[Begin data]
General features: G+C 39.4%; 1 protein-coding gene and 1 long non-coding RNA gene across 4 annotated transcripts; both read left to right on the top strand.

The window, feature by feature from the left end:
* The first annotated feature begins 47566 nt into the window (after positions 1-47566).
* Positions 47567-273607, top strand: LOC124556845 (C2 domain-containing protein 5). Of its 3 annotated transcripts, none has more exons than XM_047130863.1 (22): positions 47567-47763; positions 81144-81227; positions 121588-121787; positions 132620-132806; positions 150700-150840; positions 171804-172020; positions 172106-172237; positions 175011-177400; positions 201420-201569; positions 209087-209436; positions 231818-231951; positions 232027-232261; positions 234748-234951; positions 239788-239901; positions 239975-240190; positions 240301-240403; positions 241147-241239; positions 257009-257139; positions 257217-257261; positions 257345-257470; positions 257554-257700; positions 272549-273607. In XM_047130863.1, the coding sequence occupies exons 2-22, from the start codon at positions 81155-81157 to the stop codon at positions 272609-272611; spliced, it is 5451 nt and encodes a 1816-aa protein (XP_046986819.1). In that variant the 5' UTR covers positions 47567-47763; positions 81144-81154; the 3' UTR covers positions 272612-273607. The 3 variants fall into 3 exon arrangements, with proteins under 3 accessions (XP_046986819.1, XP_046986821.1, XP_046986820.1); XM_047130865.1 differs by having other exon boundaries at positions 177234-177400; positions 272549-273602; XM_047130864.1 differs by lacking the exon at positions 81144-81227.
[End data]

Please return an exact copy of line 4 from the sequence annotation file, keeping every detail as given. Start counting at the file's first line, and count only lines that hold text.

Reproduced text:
* Positions 47567-273607, top strand: LOC124556845 (C2 domain-containing protein 5). Of its 3 annotated transcripts, none has more exons than XM_047130863.1 (22): positions 47567-47763; positions 81144-81227; positions 121588-121787; positions 132620-132806; positions 150700-150840; positions 171804-172020; positions 172106-172237; positions 175011-177400; positions 201420-201569; positions 209087-209436; positions 231818-231951; positions 232027-232261; positions 234748-234951; positions 239788-239901; positions 239975-240190; positions 240301-240403; positions 241147-241239; positions 257009-257139; positions 257217-257261; positions 257345-257470; positions 257554-257700; positions 272549-273607. In XM_047130863.1, the coding sequence occupies exons 2-22, from the start codon at positions 81155-81157 to the stop codon at positions 272609-272611; spliced, it is 5451 nt and encodes a 1816-aa protein (XP_046986819.1). In that variant the 5' UTR covers positions 47567-47763; positions 81144-81154; the 3' UTR covers positions 272612-273607. The 3 variants fall into 3 exon arrangements, with proteins under 3 accessions (XP_046986819.1, XP_046986821.1, XP_046986820.1); XM_047130865.1 differs by having other exon boundaries at positions 177234-177400; positions 272549-273602; XM_047130864.1 differs by lacking the exon at positions 81144-81227.